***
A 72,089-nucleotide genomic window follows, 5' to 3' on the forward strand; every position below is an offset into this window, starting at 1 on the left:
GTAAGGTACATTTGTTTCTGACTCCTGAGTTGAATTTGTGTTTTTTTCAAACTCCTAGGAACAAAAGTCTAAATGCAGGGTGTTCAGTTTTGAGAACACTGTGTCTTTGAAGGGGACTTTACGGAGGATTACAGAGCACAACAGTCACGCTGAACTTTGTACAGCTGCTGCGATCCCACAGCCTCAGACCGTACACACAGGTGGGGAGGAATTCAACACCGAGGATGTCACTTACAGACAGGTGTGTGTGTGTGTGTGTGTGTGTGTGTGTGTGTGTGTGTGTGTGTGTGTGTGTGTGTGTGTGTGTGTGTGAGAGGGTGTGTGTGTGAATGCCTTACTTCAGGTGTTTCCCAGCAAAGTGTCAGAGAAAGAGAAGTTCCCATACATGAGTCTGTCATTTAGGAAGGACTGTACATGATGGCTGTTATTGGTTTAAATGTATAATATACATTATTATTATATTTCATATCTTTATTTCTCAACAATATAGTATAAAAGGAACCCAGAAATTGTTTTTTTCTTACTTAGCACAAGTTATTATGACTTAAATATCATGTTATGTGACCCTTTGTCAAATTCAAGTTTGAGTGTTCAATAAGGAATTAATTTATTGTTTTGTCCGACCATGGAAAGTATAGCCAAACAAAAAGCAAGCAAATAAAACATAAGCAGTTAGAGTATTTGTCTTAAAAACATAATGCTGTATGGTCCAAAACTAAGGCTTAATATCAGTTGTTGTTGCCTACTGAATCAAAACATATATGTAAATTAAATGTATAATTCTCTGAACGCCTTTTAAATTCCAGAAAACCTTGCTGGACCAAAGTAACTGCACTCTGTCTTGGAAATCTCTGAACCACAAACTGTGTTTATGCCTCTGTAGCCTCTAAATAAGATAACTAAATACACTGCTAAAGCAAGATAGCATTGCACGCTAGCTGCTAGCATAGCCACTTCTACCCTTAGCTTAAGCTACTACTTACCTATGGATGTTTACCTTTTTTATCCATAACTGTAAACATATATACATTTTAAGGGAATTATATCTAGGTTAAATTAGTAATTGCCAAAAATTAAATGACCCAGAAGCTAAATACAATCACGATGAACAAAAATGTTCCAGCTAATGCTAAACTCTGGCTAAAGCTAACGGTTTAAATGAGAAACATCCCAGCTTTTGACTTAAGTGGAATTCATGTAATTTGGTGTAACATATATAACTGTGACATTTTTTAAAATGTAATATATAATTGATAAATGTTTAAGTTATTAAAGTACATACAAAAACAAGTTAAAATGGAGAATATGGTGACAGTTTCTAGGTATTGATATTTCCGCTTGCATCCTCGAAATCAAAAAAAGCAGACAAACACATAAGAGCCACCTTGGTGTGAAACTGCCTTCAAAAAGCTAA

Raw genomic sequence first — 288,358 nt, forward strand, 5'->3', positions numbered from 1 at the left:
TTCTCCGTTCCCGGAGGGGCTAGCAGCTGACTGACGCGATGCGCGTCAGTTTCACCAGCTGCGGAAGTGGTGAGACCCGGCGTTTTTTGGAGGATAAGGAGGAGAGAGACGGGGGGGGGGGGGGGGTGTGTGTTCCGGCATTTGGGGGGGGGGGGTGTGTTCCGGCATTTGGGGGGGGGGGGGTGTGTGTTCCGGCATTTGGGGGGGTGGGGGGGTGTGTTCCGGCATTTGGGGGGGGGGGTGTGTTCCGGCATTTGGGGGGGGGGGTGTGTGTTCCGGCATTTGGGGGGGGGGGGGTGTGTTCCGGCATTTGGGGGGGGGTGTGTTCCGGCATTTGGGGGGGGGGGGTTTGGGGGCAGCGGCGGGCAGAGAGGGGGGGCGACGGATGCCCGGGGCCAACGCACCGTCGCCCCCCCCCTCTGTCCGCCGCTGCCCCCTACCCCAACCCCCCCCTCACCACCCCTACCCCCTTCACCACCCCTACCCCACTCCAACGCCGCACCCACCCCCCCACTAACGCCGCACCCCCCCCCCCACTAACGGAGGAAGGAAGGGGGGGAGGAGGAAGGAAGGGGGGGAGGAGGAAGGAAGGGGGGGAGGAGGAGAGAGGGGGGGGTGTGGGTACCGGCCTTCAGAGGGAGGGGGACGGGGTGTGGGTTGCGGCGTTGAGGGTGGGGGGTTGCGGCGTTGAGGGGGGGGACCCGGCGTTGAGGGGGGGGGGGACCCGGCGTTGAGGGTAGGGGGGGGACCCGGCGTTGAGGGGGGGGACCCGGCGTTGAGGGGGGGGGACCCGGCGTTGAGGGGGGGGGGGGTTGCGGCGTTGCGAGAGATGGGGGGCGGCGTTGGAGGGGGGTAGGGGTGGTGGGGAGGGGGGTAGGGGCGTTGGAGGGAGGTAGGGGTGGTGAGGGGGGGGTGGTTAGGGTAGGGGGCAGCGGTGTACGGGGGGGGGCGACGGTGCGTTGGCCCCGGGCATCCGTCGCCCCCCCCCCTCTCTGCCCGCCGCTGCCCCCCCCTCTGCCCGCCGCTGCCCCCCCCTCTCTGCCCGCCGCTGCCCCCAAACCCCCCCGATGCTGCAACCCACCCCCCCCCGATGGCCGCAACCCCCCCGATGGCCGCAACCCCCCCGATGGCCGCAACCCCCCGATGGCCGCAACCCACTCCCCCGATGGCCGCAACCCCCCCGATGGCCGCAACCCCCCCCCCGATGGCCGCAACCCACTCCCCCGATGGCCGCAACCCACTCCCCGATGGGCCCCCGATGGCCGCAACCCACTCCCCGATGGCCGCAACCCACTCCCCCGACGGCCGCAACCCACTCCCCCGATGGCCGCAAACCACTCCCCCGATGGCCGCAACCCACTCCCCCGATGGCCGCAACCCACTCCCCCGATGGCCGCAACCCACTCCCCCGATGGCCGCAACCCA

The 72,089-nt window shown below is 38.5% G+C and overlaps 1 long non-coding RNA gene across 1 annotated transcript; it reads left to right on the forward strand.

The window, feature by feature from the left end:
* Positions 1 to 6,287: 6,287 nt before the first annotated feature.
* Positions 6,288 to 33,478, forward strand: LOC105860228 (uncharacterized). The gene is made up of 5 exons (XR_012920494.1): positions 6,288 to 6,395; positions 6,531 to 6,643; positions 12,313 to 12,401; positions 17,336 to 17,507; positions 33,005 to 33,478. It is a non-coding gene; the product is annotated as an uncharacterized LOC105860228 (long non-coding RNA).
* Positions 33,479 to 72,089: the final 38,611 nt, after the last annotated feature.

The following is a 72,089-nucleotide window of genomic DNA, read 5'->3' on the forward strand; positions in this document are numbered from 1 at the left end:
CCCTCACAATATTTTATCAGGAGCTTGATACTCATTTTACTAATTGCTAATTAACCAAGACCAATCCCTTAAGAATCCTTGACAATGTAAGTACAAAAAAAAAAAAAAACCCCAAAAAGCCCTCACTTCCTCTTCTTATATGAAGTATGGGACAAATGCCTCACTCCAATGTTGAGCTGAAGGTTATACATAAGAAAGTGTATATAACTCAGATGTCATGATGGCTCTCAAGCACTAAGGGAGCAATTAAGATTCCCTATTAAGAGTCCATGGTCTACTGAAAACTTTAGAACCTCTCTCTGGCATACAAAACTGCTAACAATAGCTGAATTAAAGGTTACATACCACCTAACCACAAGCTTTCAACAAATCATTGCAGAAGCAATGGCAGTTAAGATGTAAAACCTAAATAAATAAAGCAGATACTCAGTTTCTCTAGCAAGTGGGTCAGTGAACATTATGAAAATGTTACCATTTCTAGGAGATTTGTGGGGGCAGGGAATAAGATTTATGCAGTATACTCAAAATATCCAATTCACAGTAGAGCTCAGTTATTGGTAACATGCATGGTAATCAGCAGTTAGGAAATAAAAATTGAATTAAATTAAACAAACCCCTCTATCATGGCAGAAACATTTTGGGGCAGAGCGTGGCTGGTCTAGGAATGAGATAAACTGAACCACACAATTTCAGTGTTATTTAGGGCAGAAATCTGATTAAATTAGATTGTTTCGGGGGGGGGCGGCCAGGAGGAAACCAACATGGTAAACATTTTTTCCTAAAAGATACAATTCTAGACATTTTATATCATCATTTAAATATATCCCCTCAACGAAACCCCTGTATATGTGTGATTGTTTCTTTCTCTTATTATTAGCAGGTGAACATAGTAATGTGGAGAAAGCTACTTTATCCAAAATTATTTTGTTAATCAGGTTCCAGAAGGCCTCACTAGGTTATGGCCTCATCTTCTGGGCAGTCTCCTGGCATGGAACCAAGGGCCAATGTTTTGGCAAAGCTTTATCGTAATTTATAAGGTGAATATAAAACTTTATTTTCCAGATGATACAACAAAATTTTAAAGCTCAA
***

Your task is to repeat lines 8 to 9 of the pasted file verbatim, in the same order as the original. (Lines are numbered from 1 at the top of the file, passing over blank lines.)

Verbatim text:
* Positions 6,288 to 33,478, forward strand: LOC105860228 (uncharacterized). The gene is made up of 5 exons (XR_012920494.1): positions 6,288 to 6,395; positions 6,531 to 6,643; positions 12,313 to 12,401; positions 17,336 to 17,507; positions 33,005 to 33,478. It is a non-coding gene; the product is annotated as an uncharacterized LOC105860228 (long non-coding RNA).
* Positions 33,479 to 72,089: the final 38,611 nt, after the last annotated feature.